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Hussein, Waris (1938- )


Main image of Hussein, Waris (1938- )

Television is generally thought of as a producer and writer's medium, but Waris Hussein is that comparative rarity: a director-for-hire whose work, especially on the small screen, has a constancy of theme and approach that mark him out as a true auteur.

Born on 9 December 1938 in Lucknow, India, Hussein moved to the Britain at the age of nine. After studying at Eton, Cambridge and the Slade School of Fine Art, he briefly worked as an actor before being accepted on the BBC directors' training course. Placed under long-term contract, he made his directorial debut on the soap Compact (BBC, 1962-65) but only gained real recognition after helping to launch Doctor Who (BBC, 1963-89; 2005- ) in partnership with neophyte producer Verity Lambert. Hussein was instrumental in selecting the original cast and establishing the template for the show by directing the pilot story 'An Unearthly Child' (tx. 23/11/1963). This already contained many characteristics that would recur throughout his work: elaborate tracking shots, a fondness for depicting protagonists isolated from their surroundings and a special interest in female psychology. This is particularly evident in 'A Passage to India' (Play of the Month, tx. 16/11/1965). One of his few works to directly address his Asian heritage, it depicts with typical sensitivity the plight of outsiders on both sides of the racial divide.

With the expiration of his BBC contract, Hussein was free to move into feature films, starting with A Touch of Love (1969), Margaret Drabble's moving story about a single mother, featuring a gratifyingly unmannered performance by Sandy Dennis. This was followed by the eccentric but warm-hearted comedy Quackser Fortune has a Cousin in the Bronx (US, 1970), the box-office hit Melody (aka S.W.A.L.K., 1971) which re-united Mark Lester and Jack Wild from Oliver! (d. Carol Reed, 1968), and The Possession of Joel Delaney (1971), an unusual and intriguing New York-set horror tale that was barely released. Like so many British films of the 1970s, Henry VIII and his Six Wives (1972) was made to capitalise on the success of a television series (The Six Wives of Henry VIII, BBC, 1970) and proved to be his final cinema project for 25 years.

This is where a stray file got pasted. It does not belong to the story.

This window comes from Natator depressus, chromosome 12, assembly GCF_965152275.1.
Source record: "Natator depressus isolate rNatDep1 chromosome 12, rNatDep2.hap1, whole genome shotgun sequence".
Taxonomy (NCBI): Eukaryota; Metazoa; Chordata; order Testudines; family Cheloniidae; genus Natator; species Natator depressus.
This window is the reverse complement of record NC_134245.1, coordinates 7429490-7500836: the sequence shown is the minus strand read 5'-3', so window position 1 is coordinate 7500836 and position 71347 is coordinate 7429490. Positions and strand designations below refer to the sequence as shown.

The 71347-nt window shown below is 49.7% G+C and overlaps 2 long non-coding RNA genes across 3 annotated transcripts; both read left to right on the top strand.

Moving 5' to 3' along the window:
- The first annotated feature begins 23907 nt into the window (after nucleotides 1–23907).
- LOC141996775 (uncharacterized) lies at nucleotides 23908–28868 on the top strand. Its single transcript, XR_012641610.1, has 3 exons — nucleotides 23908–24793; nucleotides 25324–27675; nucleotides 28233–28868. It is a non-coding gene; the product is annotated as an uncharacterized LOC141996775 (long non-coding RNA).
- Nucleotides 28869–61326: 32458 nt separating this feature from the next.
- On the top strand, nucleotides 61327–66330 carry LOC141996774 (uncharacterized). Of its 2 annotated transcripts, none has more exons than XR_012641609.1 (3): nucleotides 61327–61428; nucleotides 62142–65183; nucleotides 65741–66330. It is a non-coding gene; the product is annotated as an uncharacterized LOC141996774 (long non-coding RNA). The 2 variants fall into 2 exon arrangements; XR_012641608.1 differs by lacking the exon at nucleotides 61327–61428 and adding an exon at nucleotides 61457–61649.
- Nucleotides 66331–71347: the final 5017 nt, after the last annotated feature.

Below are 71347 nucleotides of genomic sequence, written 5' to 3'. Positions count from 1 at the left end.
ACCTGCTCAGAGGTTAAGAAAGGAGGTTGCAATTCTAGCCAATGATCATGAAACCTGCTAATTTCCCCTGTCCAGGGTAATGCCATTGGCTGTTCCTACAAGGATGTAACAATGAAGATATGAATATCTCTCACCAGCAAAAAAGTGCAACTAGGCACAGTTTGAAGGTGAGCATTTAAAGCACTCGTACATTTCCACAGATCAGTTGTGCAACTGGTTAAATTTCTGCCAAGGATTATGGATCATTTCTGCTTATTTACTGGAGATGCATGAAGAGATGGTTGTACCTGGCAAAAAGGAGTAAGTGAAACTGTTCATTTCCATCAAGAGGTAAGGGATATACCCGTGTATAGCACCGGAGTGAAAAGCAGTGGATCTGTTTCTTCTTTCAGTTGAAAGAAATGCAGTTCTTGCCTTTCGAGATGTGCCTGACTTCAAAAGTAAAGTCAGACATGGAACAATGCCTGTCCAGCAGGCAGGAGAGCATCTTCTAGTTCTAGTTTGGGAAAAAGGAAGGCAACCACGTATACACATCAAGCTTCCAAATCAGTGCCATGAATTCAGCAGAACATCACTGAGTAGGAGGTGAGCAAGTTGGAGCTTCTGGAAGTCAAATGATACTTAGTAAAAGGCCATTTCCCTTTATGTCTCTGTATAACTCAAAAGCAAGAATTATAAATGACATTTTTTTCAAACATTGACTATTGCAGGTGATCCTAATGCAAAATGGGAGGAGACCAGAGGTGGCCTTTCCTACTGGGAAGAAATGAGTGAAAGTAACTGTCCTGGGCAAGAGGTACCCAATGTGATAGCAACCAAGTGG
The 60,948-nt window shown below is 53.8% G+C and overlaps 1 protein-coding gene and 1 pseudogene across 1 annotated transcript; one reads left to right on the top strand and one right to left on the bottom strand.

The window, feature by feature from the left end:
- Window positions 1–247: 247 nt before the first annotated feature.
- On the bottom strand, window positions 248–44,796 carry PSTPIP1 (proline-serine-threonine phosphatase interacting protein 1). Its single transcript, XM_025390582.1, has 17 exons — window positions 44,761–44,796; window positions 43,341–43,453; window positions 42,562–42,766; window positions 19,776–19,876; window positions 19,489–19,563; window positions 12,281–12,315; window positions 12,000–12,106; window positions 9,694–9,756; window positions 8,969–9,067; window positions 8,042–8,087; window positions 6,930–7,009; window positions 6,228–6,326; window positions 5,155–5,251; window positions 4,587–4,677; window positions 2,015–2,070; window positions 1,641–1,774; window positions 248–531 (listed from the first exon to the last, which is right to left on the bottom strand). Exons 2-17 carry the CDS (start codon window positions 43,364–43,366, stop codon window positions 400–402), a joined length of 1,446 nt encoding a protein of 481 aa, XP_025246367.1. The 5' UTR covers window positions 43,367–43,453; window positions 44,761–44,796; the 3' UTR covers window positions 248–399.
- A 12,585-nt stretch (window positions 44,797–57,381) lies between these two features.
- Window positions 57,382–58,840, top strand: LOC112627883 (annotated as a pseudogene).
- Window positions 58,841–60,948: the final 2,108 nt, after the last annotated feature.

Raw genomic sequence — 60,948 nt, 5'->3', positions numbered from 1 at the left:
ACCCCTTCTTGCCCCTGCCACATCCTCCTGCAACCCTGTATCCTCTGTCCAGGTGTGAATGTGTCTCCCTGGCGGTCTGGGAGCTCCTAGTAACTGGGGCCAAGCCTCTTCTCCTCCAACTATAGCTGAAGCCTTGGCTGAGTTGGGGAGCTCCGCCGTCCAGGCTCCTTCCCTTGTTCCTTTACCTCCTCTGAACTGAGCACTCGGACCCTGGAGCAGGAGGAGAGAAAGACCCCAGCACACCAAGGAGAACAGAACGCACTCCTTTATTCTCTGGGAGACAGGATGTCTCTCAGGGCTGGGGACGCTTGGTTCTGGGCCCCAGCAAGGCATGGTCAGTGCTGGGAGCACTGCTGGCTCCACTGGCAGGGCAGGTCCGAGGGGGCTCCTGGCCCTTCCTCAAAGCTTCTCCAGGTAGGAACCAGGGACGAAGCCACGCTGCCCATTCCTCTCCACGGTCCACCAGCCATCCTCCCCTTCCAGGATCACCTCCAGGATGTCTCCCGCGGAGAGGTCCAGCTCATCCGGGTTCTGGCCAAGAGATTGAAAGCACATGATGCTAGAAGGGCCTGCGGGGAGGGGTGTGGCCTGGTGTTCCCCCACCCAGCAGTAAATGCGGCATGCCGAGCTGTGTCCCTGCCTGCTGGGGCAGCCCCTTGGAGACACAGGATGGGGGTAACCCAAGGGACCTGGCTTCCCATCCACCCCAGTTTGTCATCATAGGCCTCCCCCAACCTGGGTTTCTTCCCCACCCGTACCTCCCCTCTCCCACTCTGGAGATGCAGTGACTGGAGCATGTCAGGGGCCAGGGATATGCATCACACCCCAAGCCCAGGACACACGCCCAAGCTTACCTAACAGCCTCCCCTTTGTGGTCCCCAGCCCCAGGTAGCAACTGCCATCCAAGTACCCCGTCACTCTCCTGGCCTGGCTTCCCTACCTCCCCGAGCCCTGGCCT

Disappointed by the parlous state of the British film industry, Hussein returned to television as a freelancer to concentrate increasingly on stories about strong women making a stand in society. Seen at its most subtle in the underrated 'Love Letters on Blue Paper' (Play for Today, BBC1, tx. 2/3/1976), this theme was explored with vigour and intelligence in such varied works as 'Hedda Gabler' (Play of the Month, BBC1, tx. 10/10/1972), Notorious Woman (BBC, 1974), about the unconventional writer George Sand, and Shoulder to Shoulder (BBC, 1974), a complex look at the suffragette movement. It is even crucial to 'Rachel in Danger', a serial about a young girl for Armchair Thriller (ITV, 1978-80). Hussein shared directing duties with Robert Knights on Frederic Raphael's ironic saga The Glittering Prizes (BBC, 1976), but was in complete control of Edward and Mrs Simpson (ITV, 1978), probably his greatest success of the decade and a masterful dissection of the 1930s royal cause célèbre.

After plans to adapt Paul Scott's novels Staying On and The Raj Quartet for producer Irene Shubik fell through, Hussein moved to Hollywood. The TV films and mini-series he made there fall into a broad genre spectrum: Callie and Son (US, 1981), featuring a young Michelle Pfeiffer, is clearly patterned after Michael Curtiz's classic melodrama Mildred Pierce (US, 1945), while in The Face on the Milk Carton (US, 1995) a teenager discovers that she was actually kidnapped as an infant and that her 'parents' aren't even related to her. Copacabana (US, 1985) features Barry Manilow in an engaging semi-tragic homage to the 1940s musical. Hussein's best American work, though, lies in the many emotional family dramas he has made as vehicles for Colleen Dewhurst, Lindsay Wagner, Angela Lansbury and Melissa Gilbert, all of whom he worked with on multiple occasions.